Redstone's personal fortune of $6.4 billion jumped him from 37th to 15th place among the super-rich, USA Today reported on Jan. 26, 1999. Besides producing slot machines and killer-trainer games, Redstone owned MTV, Paramount Pictures, and Blockbuster Video.
Also on the Midway board is Chicago executive William C. Bartholomay, a partner of media magnate Ted Turner and the chairman of the Atlanta Braves baseball team.
Players seize new territories, crush enemies, and betray allies in a fast-paced, ruthless quest for world domination.
Does this promotional for a video game sound like propaganda for the British Empire, or Henry Kissinger?
The game, ``Risk II,'' published by Hasbro, was developed for Hasbro by its former employees in a British firm, Deep Red Games Ltd.
Hasbro is also the official U.S. distributor of Pokémon, on behalf of the Japanese manufacturer Nintendo. Hasbro decides how American elementary school children will use the Pokémon monsters and battle figures for fantasy maiming and killing, hour after hour, day after day.
Among the board members of Hasbro are Alan Batkin, vice chairman of Kissinger Associates, Inc.; Paul Wolfowitz, former Undersecretary of Defense and now a power behind George W. Bush's foreign policy team; Marie Josee Kravis, director of the British Empire media cartel Hollinger International and wife of Henry Kravis, the corporate raider and moneybags for President Bush's rise to power.
Hasbro owns Avalon Hill, one of the original recreational war-game companies. Thus, Hasbro is close to the center of a tight little world of game designers and the kook-faction of the military and intelligence community.
The infamous Gary Gygax was a designer with the Avalon Hill company, before he set up his own firm, TSR, to make the satanic medieval role-playing game, ``Dungeons and Dragons.''
In 1989, Eric Dott, then chairman of Avalon Hill, told EIR that his company designed military simulation exercises for ``colonels and up'' in the Defense Department. Dott refused to be specific about the nature of these exercises, or to say whether they were of a classified nature.
Sources close to Gygax told EIR that ``the government was suspicious of Avalon Hill--they saw them as knowing things they weren't supposed to know.'' Dott said, ``The FBI and the Secret Service have come around asking questions several times.''
Counterintelligence inquiries about Avalon Hill were quite logical. Their games, played at popular weekend gaming conventions, involved large numbers of U.S. military personnel, both officers and enlisted men. What were they being recruited to do? Asked about the political-military outlook of Avalon Hill, Dott said, ``We're pretty much all conscientious objectors here.'' Here, the ``peacenik'' who brings young people into fantasy race-wars and every-man-for-himself bloodbaths, gave conflict-simulation exercises to the Defense Department.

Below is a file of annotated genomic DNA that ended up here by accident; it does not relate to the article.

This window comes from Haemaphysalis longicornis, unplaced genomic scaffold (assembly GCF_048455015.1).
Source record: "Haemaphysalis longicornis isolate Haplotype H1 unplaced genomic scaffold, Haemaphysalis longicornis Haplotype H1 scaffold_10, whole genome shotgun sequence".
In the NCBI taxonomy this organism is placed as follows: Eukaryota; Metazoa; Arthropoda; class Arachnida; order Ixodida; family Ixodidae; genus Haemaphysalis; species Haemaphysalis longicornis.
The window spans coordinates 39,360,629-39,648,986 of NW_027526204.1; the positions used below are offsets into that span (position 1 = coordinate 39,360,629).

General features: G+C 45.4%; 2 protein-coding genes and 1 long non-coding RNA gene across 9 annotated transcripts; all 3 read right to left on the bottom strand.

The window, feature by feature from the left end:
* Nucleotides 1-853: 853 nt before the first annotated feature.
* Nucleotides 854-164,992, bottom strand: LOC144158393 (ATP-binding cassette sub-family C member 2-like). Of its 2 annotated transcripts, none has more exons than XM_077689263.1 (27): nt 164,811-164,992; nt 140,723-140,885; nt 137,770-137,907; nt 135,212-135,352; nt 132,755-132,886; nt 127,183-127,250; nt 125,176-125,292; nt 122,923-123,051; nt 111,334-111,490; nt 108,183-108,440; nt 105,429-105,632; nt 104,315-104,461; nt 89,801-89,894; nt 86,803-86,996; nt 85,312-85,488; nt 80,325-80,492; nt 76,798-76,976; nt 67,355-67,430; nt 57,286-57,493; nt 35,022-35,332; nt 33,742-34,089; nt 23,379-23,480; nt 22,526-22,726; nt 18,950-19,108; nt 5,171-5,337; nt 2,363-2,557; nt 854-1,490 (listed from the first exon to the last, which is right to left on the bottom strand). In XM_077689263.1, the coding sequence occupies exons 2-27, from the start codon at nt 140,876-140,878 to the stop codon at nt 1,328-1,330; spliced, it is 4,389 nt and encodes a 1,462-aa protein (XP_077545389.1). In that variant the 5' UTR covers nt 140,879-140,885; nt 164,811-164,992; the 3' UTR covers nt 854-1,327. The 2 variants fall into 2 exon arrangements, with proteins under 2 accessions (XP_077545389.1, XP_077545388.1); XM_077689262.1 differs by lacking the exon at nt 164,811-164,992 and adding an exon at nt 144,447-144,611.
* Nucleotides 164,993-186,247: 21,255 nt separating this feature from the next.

In September 1999, Hasbro acquired TSR--the company which created ``Dungeons and Dragons''--further closing the game world's little satanic circle.
Englishman Ian Livingstone, founder and boss of Eidos, makes ``Tomb Raider,'' a killer game featuring the animated Lara Croft with gigantic breasts; the above-mentioned ``Hitman''; and ``Thief II: The Metal Age,'' in which American youngsters are instructed:
You own the night. Everything else you have to steal.
- All you have is your stealth, your cunning and the time between dusk and dawn. Luckily that is all you need because everything else is up for grabs--as long as you avoid wandering guards. Use the shadows as your cover. Treasure the silence of your footsteps. And enjoy a nice quiet evening in someone else's home.
- Advanced Dark Engine allows for a more engaging stealth experience
- Advanced AI [artificial intelligence] system creates a variety of human opponents to outwit
- Sophisticated new tools to improve your success as a master thief
The filthy rich Eidos boss Livingstone made his first millions as the European distributor for ``Dungeons and Dragons'' in the 1970s. Over the years, Livingstone has been an intimate companion of Clive Robert and Kevin Buckner, employees of Hasbro and founders of Deep Red Games Ltd., where they made Risk II.
Moving on through the video-game business, one finds an unrelieved horror show.